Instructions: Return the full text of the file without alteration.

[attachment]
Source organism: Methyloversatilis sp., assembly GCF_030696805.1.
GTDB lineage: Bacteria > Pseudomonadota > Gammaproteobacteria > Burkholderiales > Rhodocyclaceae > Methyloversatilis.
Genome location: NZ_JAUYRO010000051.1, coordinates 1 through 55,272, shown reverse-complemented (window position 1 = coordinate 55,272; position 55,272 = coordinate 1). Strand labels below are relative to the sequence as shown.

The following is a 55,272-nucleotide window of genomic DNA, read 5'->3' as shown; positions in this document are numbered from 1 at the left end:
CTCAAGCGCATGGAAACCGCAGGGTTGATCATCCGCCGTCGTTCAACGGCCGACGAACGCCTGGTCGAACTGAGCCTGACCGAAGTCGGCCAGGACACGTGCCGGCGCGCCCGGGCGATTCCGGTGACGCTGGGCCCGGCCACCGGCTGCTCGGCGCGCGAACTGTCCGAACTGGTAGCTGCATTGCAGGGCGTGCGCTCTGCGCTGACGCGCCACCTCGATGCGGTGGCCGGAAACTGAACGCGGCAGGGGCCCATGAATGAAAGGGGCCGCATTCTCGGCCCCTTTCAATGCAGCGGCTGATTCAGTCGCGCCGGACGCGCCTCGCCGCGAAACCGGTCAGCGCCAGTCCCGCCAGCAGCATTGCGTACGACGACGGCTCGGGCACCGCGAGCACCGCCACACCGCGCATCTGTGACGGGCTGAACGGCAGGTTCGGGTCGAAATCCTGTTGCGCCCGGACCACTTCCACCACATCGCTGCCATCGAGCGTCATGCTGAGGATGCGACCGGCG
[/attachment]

Source organism: Methyloversatilis sp., assembly GCF_030696805.1.
GTDB lineage: Bacteria > Pseudomonadota > Gammaproteobacteria > Burkholderiales > Rhodocyclaceae > Methyloversatilis.
Genome location: NZ_JAUYRO010000051.1, coordinates 1 through 55,272, shown reverse-complemented (window position 1 = coordinate 55,272; position 55,272 = coordinate 1). Strand labels below are relative to the sequence as shown.

The following is a 55,272-nucleotide window of genomic DNA, read 5'->3' as shown; positions in this document are numbered from 1 at the left end:
CTCAAGCGCATGGAAACCGCAGGGTTGATCATCCGCCGTCGTTCAACGGCCGACGAACGCCTGGTCGAACTGAGCCTGACCGAAGTCGGCCAGGACACGTGCCGGCGCGCCCGGGCGATTCCGGTGACGCTGGGCCCGGCCACCGGCTGCTCGGCGCGCGAACTGTCCGAACTGGTAGCTGCATTGCAGGGCGTGCGCTCTGCGCTGACGCGCCACCTCGATGCGGTGGCCGGAAACTGAACGCGGCAGGGGCCCATGAATGAAAGGGGCCGCATTCTCGGCCCCTTTCAATGCAGCGGCTGATTCAGTCGCGCCGGACGCGCCTCGCCGCGAAACCGGTCAGCGCCAGTCCCGCCAGCAGCATTGCGTACGACGACGGCTCGGGCACCGCGAGCACCGCCACACCGCGCATCTGTGACGGGCTGAACGGCAGGTTCGGGTCGAAATCCTGTTGCGCCCGGACCACTTCCACCACATCGCTGCCATCGAGCGTCATGCTGAGGATGCGACCGGCG